Big funds go downmarket to target small M&A: InterGrowth

The influx of large funds into smaller M&A deals is becoming more common, according to executives at ACG’s InterGrowth conference.

James Bunn, head of investment banking at Raymond James, said some larger funds are creating small and mid-cap funds to take advantage of smaller deals. He pointed to Carlyle Group, which has created “fund families.”

“We will increasingly see firms take minority positions where before [it was] only a majority,” said Bunn, who spoke on the May 4 panel The Evolution of Private Equity. “This feels like a more permanent shift,” he said.

Charlie Gifford, general partner of New Heritage Capital, agreed that a number of bigger funds are creating smaller funds to do smaller deals. He said he recently saw a $3 billion fund put a bid on a company with $15 million of EBITDA.

“Think of the resources they could bring to bear. It’s unfair,” said Gifford who appeared on the May 3 panel Strategy, Valuation and Integration: Securing M&A Success in 2016.

Executives at InterGrowth pointed to Francisco Partners Management LP, which is launching the Agility fund to invest in smaller tech deals, Buyouts reported May 2. Agility has a $500 million target, the story said.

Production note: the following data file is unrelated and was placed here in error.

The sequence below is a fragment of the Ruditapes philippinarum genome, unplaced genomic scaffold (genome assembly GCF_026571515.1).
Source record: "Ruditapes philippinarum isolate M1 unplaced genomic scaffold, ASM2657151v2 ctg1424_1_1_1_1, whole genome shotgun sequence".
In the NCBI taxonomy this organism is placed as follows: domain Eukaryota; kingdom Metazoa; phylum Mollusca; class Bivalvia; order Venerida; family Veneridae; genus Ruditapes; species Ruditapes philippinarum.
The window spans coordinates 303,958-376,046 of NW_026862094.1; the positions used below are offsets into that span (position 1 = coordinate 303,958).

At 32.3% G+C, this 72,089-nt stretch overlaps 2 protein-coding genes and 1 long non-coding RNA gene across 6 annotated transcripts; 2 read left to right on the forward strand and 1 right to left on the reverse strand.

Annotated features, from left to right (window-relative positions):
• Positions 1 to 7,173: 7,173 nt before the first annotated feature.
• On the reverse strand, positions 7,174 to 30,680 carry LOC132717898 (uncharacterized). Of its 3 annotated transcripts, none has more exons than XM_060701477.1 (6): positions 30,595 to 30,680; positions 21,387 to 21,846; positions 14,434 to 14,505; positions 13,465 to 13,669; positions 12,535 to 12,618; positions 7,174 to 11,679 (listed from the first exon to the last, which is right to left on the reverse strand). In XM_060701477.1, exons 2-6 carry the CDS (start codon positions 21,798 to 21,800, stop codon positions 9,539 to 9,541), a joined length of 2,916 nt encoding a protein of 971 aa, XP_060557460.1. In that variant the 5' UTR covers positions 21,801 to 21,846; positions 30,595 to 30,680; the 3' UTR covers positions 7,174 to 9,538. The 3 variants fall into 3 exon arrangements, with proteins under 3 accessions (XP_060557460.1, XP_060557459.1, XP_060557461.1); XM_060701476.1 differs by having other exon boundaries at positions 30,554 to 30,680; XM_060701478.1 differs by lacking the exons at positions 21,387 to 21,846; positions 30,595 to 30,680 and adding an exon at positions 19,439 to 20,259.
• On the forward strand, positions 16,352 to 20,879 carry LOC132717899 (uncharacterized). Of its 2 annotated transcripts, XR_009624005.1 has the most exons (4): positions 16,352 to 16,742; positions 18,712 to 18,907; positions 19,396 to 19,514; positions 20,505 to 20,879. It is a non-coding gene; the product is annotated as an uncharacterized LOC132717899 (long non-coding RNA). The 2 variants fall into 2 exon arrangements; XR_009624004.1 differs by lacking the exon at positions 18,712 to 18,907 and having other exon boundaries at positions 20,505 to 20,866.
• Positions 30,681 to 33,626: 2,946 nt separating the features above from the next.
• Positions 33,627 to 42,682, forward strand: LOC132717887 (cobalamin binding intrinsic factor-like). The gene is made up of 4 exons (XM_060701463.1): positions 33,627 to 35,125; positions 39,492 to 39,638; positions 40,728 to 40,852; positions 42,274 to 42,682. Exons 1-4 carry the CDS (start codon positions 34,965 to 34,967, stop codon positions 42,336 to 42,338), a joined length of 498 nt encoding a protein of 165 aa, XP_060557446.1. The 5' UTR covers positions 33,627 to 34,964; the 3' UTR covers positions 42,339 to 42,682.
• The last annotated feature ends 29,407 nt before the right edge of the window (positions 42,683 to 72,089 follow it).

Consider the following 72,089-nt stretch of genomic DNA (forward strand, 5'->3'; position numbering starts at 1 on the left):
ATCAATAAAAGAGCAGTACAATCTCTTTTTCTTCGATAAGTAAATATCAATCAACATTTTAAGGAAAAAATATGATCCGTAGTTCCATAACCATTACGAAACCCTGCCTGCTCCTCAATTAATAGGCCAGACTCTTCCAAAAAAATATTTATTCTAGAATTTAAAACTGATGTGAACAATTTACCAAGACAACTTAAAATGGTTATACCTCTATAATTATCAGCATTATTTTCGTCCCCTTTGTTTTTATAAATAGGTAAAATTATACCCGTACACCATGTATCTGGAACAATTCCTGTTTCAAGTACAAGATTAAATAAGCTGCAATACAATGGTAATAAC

Thoma Bravo in February also closed its Discover fund at $1.074 billion, Buyouts has reported. Last week, Buyouts reported that lower middle market mergers rose in the first quarter as several large PE firms switched their focus to smaller deals.

Also speaking on the Evolution of Private Equity panel were Patrick Severson, a principal at Vista Equity Partners, Pam Hendrickson, COO of Riverside Co, and John Black, head of growth equity at H.I.G. Growth Partners. Severson said his firm raised several smaller pools. Vista’s Foundation funds typically invest in small-cap companies.

“We grew up in the smaller world,” Severson said. H.I.G.’s Black said all of his firm’s 19 funds are focused on the “mid or small market.”

When asked if large firms have the cultural DNA to come down market, Hendrickson said: “They don’t. They frequently hire teams. They import that talent.”

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Photo of Buyouts Insider Executive Editor David Toll interviewing David Brackett, co-CEO of Antares Capital, courtesy of ACG